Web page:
Samsung had the best press conference, but LG had the best product. The LG G5 literally wowed the crowds at MWC and redefined what you can expect from a high-end smartphone. Its launch put its other new smartphones (announced during the week preceding MWC) with the X Cam and X Screen phones lying almost forgotten in the corner of LG’s brightly-coloured booth.
They’re worth paying attention to, though, in particular, the LG X Screen. It’s a very interesting phone, not least because it has two screens. I’ll run through the specifications quickly before delving into the headline feature because it’s worth explaining it in detail.
LG X Screen review: Specifications
The LG X Screen has a 4.93in, 720 x 1,280 pixel screen backed up by a secondary 1.76in 520 x 80 panel immediately above it. It’s powered by an as-yet unnamed 1.2GHz quad-core processor and comes with 16GB of storage (expandable via microSD card) and 2GB of RAM. It runs on Android 6 Marshmallow and also comes equipped with a 2,300mAh battery. It’s all very mid-range, and it feels it, too.
The phone is extremely light for its size (no official weight figures are available), which adds to a feeling of cheapness. It’s thin at 7.1mm. Its plastic body isn’t the most attractive chassis I’ve seen, but LG continuously stresses this is a phone for buyers on a budget. The performance felt a little bit sluggish when I tried it out, with app switching taking a couple of seconds and firing up the camera taking longer than I’d like.
LG X Screen review: Twin peeks
The LG G5’s standout features are, however, those two screens. The main screen is perfectly acceptable, with reasonable colours and a reasonably bright backlight. Its low resolution is more noticeable because of its large size, but it’s adequate. The second screen doesn’t fill the full width of the phone, cutting off where the front-facing camera is. This means there’s not a lot of space for anything to go on it.
The second screen is predominantly used for app shortcuts and is persistent even when you’re browsing or gaming full screen, which makes switching to other apps very easy. Any app can be dragged from the home screen into this area and dragged off again if you want to remove it.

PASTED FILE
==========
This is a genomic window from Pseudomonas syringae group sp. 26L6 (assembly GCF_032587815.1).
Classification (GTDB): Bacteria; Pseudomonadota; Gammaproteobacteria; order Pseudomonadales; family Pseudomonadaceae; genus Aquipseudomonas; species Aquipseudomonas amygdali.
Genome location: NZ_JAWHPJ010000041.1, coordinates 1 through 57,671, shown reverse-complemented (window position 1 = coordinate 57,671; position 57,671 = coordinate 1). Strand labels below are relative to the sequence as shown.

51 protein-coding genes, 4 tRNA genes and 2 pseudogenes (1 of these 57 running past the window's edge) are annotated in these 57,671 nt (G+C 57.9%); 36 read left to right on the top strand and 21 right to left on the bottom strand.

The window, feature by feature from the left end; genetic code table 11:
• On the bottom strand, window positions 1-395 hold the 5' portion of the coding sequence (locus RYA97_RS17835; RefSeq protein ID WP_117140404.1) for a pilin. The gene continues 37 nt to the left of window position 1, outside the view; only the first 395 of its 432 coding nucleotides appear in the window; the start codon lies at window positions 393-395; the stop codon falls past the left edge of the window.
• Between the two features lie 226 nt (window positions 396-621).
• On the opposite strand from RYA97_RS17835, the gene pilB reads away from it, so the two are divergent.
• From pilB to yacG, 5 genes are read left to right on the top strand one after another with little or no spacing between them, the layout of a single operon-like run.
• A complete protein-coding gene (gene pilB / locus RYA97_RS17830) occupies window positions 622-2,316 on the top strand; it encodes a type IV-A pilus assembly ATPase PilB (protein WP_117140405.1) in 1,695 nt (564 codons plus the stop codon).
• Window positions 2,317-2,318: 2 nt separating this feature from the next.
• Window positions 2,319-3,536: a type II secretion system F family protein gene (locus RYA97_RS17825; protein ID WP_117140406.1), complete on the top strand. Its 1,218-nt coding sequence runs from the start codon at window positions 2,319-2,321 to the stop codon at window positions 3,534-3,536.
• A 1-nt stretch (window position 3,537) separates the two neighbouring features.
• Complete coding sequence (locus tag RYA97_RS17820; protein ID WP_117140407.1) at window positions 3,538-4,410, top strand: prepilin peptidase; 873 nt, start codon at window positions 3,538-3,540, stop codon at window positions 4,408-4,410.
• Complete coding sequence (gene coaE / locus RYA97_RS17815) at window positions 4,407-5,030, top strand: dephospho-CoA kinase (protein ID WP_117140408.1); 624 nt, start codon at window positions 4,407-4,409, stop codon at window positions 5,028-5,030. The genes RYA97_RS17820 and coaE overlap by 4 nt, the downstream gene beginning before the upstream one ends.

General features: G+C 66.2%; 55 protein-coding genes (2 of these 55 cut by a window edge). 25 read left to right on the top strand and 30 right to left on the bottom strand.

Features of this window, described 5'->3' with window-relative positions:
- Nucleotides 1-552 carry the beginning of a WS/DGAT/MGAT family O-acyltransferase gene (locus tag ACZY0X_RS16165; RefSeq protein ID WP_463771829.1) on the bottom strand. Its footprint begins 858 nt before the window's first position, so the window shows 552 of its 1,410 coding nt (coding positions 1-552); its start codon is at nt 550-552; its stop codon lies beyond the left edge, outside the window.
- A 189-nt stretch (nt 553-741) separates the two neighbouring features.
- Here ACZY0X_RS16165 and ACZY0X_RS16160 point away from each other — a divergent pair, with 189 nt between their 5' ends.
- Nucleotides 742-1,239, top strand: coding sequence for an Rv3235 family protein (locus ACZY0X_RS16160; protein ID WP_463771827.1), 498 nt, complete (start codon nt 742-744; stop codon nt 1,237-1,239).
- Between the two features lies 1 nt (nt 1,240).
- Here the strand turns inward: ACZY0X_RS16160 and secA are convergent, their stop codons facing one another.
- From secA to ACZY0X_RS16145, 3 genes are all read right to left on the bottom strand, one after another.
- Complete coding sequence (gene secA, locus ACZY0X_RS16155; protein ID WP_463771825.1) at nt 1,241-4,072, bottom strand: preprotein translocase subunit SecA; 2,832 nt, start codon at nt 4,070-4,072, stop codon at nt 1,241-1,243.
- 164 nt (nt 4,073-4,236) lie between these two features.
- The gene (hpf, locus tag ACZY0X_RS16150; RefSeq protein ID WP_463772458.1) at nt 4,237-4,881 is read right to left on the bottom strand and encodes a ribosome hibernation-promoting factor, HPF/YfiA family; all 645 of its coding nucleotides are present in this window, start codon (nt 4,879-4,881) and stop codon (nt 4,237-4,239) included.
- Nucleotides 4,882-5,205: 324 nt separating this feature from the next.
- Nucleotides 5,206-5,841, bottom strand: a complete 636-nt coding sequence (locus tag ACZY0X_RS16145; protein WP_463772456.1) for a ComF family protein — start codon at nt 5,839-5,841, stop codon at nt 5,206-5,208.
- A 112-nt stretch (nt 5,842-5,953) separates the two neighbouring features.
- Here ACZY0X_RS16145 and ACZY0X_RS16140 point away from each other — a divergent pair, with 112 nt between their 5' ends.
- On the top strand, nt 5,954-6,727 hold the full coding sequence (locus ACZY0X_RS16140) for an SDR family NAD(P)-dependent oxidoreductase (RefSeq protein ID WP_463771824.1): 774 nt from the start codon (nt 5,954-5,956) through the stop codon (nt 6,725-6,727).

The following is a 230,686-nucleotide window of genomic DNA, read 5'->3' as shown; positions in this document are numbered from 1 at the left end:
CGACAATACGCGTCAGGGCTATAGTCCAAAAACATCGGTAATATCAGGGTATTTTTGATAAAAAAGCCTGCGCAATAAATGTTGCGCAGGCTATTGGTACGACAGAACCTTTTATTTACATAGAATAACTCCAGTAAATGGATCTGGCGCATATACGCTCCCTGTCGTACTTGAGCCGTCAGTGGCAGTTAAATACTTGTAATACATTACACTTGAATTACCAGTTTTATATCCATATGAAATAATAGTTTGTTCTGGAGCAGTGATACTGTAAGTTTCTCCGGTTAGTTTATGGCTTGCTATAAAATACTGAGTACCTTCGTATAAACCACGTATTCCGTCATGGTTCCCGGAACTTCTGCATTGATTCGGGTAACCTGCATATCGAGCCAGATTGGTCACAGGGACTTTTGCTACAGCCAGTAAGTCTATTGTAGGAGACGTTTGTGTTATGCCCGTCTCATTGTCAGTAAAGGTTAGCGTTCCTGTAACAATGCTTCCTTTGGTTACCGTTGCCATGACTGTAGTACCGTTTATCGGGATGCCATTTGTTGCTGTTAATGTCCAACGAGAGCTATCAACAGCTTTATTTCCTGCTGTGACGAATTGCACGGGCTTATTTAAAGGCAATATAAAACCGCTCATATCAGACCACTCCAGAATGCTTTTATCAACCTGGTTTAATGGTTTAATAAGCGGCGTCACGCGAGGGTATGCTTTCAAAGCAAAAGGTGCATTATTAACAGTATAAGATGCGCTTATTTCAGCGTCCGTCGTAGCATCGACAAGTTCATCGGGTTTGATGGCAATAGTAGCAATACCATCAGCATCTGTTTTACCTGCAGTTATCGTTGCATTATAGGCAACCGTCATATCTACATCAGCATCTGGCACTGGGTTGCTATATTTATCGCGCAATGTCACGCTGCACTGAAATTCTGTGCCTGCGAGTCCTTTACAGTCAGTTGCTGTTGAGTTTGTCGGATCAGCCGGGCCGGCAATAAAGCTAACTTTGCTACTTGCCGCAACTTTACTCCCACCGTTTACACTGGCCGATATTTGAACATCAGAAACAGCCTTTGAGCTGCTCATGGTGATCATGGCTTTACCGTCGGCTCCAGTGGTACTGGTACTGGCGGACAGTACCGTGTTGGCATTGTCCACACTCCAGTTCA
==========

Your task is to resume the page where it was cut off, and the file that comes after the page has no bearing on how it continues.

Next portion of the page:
There’s only room for four app shortcuts, but swipe across it and you’ll be able to access a selection of other shortcut screens. One panel is dedicated to settings shortcuts such as sound, Wi-Fi, Bluetooth and the LED flash, but it’s all rather inconsistently designed, with LG’s symbols for apps and shortcuts looking a little unrefined and cartoonish. There’s also a shortcut for screen clipping, which immediately takes a screenshot of whatever you’re looking at, and allows you to doodle on top of it. Quite how useful this will be in practice remains to be seen.
The second screen can also be set to stay on with the phone in standby. This sounds great in theory, but in reality its appeal is limited. Because the screen is LED backlit and the phone needs to conserve as much power as possible, the second screen is set to minimum brightness in this mode, and in anything brighter than mild indoor lighting, it’s almost impossible to read. I had to shield it with my hand to get a proper look under the bright lights of LG’s booth.
It’s still useful, though. If you keep your phone on your desk at work, you’ll be able to see when you have a notification without having to reach for it. You could also use it as a bedside clock. What I’m really interested in, though, is how much the second screen affects battery life. I suspect it will have a small impact, but if you charge your phone once a day you probably won’t notice.
The LG X Screen is a very interesting concept and it could find a big following if the price is right. I wouldn’t call it a deal-clincher, though: if performance, battery life and the camera aren’t up to scratch, no amount of clever engineering will save its bacon.
Also read: LG G5 review (hands-on) – the best smartphone of MWC 2016
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